DeepMind Sparrow: The AI agent that won’t give inappropriate answers

Despite being designed for good, Sparrow was found to break its own rules 8% of the time.

Ben Wodecki

September 30, 2022

2 Min Read

Despite being designed for good, Sparrow was found to break its own rules 8% of the time.

DeepMind, the Alphabet-owned company behind AlphaFold, has unveiled Sparrow, a dialogue agent designed to respond to users safely and sensibly.

Sparrow was built to reduce the risk of unsafe and inappropriate answers. Several systems like Tay AI and Blenderbot 3 have made headlines for providing rude or unhelpful answers to queries due to the way they were built without taking considering these issues into account.

Sparrow is designed to prevent this and can talk with a user, answer questions and search the internet using Google to inform its responses.

The system declines to answer questions in a context where it is appropriate to defer to humans or where this has the potential to deter harmful behavior.

DeepMind used reinforcement learning to make the agent safer, with the underlying AI built using human user feedback.

The company presented research participants with multiple model answers to the same question, asking them which answer they liked the most.

Because the answers were shown with and without evidence retrieved from the Internet, the Google-owned company suggested the model can also determine when an answer should be supported with evidence.

“To make sure that the model’s behavior is safe, we must constrain its behavior,” a DeepMind blog post reads. “And so, we determine an initial simple set of rules for the model, such as ‘don't make threatening statements’ and ‘don't make hateful or insulting comments.’”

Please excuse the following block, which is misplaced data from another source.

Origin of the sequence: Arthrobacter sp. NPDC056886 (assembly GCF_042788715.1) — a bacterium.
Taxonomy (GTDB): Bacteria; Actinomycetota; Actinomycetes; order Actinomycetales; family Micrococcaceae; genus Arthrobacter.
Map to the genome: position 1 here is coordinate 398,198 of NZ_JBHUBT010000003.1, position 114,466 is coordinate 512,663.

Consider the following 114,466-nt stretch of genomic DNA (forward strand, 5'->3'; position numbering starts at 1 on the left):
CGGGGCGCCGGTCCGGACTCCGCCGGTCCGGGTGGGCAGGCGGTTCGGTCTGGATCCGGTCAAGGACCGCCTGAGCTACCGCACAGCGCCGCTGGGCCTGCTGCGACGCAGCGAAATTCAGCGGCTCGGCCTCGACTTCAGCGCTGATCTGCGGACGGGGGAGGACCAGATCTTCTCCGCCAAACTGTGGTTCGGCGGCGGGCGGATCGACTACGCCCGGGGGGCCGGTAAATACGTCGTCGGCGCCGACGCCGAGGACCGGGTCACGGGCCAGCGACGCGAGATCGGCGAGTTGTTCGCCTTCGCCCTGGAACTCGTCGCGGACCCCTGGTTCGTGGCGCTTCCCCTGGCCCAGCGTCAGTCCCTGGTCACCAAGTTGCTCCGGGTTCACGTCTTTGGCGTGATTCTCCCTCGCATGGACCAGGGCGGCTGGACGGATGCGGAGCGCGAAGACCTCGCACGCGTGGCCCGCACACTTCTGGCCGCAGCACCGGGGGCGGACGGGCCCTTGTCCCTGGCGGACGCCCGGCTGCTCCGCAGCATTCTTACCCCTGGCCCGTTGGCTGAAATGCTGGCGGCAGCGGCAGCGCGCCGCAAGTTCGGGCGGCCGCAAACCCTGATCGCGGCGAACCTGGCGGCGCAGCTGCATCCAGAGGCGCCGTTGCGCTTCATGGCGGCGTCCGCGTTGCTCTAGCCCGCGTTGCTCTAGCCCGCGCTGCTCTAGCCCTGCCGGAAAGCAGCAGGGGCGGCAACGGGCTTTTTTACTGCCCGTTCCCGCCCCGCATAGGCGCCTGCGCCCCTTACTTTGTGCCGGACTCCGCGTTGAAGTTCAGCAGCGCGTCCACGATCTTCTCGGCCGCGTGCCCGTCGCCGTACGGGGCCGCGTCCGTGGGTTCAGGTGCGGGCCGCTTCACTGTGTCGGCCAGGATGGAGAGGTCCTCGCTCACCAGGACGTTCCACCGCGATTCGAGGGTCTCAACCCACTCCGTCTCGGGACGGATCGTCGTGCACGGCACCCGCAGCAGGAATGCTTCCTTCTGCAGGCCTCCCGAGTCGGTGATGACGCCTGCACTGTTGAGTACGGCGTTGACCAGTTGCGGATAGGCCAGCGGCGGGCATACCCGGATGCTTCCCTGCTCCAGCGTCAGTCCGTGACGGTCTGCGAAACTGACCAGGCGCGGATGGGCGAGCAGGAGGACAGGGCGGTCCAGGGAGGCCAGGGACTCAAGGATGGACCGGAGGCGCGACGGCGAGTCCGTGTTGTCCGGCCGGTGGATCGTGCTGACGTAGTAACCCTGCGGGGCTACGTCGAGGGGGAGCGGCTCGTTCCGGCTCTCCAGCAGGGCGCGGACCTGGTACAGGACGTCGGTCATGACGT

DeepMind’s study into Sparrow saw participants say the agent provided a plausible answer and supported it with evidence 78% of the time when asked a factual question.

Despite scoring well, the model is not immune to making mistakes, as it was found to be “hallucinated facts and giving answers that are off-topic sometimes.”

DeepMind’s study found that, even after training, participants were still able to trick it into breaking its own rules 8% of the time.

“Compared to simpler approaches, Sparrow is better at following our rules under adversarial probing,” DeepMind suggests. “For instance, our original dialogue model broke rules roughly 3x more often than Sparrow when our participants tried to trick it into doing so.”

DeepMind’s research focused on an English-speaking agent. The company’s blog suggested further work is needed to “ensure similar results across other languages and cultural contexts.”

“In the future, we hope conversations between humans and machines can lead to better judgments of AI behavior, allowing people to align and improve systems that might be too complex to understand without machine help.”

About the Authors

Ben Wodecki

Assistant Editor

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